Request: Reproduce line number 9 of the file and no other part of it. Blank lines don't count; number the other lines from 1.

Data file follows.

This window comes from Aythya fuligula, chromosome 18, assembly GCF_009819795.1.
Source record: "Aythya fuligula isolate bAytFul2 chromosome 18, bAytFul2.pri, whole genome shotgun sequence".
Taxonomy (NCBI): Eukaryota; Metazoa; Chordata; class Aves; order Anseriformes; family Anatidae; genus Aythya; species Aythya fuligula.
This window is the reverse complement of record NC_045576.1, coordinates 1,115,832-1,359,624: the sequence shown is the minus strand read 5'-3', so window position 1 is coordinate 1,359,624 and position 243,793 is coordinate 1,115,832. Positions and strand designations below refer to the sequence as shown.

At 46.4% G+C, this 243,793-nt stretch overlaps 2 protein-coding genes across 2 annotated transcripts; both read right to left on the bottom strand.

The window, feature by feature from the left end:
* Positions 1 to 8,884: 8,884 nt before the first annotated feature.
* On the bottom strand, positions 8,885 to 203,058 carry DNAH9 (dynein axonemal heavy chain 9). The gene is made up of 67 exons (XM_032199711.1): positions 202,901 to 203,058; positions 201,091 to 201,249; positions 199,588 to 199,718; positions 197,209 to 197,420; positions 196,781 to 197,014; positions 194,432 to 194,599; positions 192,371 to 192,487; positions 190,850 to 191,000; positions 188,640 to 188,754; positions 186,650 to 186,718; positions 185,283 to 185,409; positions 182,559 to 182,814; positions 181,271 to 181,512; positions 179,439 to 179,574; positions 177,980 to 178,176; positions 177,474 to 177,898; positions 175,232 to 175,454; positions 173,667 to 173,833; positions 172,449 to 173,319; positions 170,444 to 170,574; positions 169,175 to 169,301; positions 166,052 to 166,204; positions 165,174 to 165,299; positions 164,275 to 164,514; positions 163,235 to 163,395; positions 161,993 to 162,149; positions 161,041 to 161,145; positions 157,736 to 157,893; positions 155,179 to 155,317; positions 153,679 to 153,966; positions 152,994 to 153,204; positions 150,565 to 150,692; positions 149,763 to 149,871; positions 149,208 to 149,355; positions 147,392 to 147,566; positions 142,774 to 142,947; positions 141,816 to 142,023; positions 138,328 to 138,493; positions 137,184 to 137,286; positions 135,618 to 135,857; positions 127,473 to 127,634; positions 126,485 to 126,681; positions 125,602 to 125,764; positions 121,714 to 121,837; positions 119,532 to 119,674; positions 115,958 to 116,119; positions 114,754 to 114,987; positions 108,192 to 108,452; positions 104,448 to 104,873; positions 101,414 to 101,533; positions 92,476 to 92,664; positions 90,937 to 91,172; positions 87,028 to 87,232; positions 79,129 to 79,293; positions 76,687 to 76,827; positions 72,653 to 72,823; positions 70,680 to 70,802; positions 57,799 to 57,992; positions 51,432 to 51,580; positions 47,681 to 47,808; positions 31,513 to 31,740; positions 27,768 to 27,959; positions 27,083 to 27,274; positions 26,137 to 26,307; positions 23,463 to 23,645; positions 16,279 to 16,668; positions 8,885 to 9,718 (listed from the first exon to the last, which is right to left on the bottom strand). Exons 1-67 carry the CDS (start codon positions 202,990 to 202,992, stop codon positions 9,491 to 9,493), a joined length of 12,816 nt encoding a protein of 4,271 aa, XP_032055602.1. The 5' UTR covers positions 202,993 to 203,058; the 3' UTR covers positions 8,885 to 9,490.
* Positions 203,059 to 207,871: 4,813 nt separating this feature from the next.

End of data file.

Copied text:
* Positions 203,059 to 207,871: 4,813 nt separating this feature from the next.